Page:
Editor’s Note: This article was written by former ADV author Ertuğrul Genç.
As a “second-wave” democracy that at least managed to establish regular, free and fair elections, Turkey’s last local elections that took place on March 30th, 2014 was rather different than most in the country’s past. As the country witnessed serious political turmoil starting from the Gezi Park protests erupted at the end of May 2013, it can be safely said that the political tension rarely waned until today, and when it did, only to re-erupt even more strongly, especially after the probe involving four ministers of the cabinet and extending to the son of the Prime Minister Erdoğan as well as other notable figures of the governmental circles. The legal process was followed by leaks of sound tapes spread on social media and watched by millions, creating widespread controversy and seriously impacting the debates surrounding the political future of the country, and most immediately the local elections.
Under such circumstances, everyone could see that the elections turned into a pseudo-referendum and a vote of confidence for the ruling AKP, and especially its leader, prime minister Recep Tayyip Erdoğan. Although he adopted a rhetoric that seemingly criticized the approaches adopted by the opposition that turns the local elections into a national one, it was not even slightly questioned that he also contributed to that fact and was personally happy the way it developed, for a “pure” local election might have make him look like having lost substantial percentage of votes, as local elections generally did in Turkey, and even during AKP tenure in 2009.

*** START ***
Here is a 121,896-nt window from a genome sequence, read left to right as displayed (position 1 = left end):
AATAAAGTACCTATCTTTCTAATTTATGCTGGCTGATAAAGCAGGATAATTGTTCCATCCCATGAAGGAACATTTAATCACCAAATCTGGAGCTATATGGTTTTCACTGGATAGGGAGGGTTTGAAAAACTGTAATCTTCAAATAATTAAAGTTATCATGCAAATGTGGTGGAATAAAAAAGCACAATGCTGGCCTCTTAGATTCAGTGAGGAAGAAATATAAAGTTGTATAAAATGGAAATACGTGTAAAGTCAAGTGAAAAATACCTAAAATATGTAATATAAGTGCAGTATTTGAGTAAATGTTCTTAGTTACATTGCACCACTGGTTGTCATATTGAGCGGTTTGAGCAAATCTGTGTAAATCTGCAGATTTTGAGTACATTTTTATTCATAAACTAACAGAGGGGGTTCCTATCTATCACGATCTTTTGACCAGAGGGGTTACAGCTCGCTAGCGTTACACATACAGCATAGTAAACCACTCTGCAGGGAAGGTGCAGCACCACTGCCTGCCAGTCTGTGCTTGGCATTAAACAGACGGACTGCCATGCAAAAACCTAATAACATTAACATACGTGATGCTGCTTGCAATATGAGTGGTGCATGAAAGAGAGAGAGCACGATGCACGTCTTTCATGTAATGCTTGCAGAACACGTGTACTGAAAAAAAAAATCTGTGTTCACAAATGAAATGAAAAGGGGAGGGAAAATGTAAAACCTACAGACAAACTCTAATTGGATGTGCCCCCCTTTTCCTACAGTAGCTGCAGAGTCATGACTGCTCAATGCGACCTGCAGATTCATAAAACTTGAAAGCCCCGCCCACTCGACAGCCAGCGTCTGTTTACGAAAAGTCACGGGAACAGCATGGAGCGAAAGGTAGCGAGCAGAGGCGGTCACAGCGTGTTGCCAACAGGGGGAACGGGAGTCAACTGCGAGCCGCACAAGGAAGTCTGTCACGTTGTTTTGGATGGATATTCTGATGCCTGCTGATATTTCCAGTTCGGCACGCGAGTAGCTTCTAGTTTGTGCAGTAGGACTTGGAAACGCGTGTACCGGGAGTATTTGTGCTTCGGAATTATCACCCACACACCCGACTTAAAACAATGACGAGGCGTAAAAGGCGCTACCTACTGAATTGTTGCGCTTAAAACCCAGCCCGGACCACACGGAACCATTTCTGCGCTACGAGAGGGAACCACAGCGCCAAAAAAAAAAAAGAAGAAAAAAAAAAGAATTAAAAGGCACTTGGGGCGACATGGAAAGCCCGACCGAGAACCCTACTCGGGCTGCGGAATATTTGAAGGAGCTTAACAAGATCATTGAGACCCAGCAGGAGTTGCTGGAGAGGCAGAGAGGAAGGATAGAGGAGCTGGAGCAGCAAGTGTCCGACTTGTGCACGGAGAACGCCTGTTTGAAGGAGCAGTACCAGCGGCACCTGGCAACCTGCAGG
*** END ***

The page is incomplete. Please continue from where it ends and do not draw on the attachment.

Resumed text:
Furthermore, public surveys largely pointed out that the expected results would not challenge the political power blocs, let alone fundamentally changing the ongoing situation. As expected, the ruling party earned around 43% of the votes while the two main opposition parties earned around 27% and 17%, respectively, and the political debate resumed, but this time with one more topic around which heavy debate has taken place.